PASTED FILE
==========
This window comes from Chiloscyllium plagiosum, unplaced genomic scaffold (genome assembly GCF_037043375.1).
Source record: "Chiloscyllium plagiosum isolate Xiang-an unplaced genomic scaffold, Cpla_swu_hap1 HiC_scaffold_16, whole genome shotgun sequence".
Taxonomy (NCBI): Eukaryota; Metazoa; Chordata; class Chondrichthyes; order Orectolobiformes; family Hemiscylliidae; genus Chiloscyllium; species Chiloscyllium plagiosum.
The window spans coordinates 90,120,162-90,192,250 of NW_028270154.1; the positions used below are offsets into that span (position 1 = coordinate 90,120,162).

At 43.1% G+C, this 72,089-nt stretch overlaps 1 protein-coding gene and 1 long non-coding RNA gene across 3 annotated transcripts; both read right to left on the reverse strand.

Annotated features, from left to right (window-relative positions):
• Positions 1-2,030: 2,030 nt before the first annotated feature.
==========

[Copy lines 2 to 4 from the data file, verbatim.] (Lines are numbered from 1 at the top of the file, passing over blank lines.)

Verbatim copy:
Source record: "Chiloscyllium plagiosum isolate Xiang-an unplaced genomic scaffold, Cpla_swu_hap1 HiC_scaffold_16, whole genome shotgun sequence".
Taxonomy (NCBI): Eukaryota; Metazoa; Chordata; class Chondrichthyes; order Orectolobiformes; family Hemiscylliidae; genus Chiloscyllium; species Chiloscyllium plagiosum.
The window spans coordinates 90,120,162-90,192,250 of NW_028270154.1; the positions used below are offsets into that span (position 1 = coordinate 90,120,162).